The interesting part of the Shapira/Zingales paper is that they argue that for Du Pont to keep polluting was a rational decision, using reasonable discounting assumptions. From their summary of their paper at Harvard Law School’s Corporate Governance and Financial Regulation blog:
The key decision point for DuPont came in 1984, when alarming information about the potential consequences of C8 emissions caused the company to call a top-executives meeting. By 1984 DuPont was aware that C8 is toxic, associated with birth defects, does not break down in the environment, and accumulates in human blood over time. Essentially, by 1984 C8 could already be considered a perennial red flag. DuPont’s executives acknowledged that the legal and medical departments would recommend stopping the usage of C8 altogether in light of the new alarming information. Yet, the business side overruled these recommendations and opted to continue C8 emissions (in fact they doubled them). Importantly, DuPont’s decision-makers also opted against investing in abatement options that were on the table, such as building an incineration device that would greatly reduce C8 emissions.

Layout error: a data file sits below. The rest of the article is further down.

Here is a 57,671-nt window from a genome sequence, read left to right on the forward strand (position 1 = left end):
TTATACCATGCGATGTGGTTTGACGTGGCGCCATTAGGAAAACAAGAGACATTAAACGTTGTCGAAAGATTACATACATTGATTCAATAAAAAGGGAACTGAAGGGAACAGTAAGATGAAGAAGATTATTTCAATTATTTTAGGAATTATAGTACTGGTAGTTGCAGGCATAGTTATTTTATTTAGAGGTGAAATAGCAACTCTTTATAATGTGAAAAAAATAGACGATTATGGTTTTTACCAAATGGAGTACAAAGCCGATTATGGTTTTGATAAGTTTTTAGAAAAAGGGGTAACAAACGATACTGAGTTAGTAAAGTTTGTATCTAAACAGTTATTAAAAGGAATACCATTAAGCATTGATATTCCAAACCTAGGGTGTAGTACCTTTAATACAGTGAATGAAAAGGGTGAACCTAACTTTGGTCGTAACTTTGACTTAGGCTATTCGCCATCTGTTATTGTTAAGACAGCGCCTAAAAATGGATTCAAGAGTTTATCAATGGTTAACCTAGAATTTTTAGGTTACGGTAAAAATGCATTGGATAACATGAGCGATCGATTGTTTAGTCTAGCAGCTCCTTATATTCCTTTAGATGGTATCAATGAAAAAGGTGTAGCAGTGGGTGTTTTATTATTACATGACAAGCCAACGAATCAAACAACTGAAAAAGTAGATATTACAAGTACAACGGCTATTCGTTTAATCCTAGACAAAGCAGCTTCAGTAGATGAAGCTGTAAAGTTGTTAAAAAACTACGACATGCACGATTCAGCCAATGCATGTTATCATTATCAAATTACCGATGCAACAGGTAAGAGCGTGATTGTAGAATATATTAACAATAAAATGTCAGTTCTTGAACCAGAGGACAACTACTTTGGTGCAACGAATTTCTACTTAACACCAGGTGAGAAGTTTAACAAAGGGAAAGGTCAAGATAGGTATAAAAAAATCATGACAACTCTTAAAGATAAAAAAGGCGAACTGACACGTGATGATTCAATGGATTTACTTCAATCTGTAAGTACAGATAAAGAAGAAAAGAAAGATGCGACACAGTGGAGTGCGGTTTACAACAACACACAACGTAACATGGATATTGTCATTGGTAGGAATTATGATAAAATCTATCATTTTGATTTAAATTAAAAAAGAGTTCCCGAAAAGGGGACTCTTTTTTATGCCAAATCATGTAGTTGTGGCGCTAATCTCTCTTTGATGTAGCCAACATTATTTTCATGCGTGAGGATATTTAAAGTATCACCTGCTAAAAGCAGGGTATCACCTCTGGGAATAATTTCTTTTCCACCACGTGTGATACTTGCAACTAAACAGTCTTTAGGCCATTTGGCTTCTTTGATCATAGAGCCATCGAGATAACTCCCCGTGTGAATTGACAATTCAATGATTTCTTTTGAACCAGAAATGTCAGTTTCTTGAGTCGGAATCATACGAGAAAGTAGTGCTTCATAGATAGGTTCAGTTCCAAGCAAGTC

Was this a myopic managerial decision? An agency problem? The internal documents allow us to conduct a cost-benefit analysis, showing that even a shareholder-value-maximizing manager would have chosen to pollute. Our calculation shows that even if DuPont managers could have forecasted all future legal liabilities, they would have preferred to pollute as long as they thought that the probability of getting caught was less than 19%. Given the extreme set of unlikely events that led to the payment of heavy legal fines, and given the fact that other C8 users (like 3M) have escaped such heavy legal liability, we conclude that at that time polluting without abating was a reasonable bet by DuPont’s decision makers. Thus, it was value-maximizing for DuPont to pollute, in spite of the fact that—as we show—the costs C8 pollution imposed on society greatly exceeded DuPont’s own estimates of abatement costs.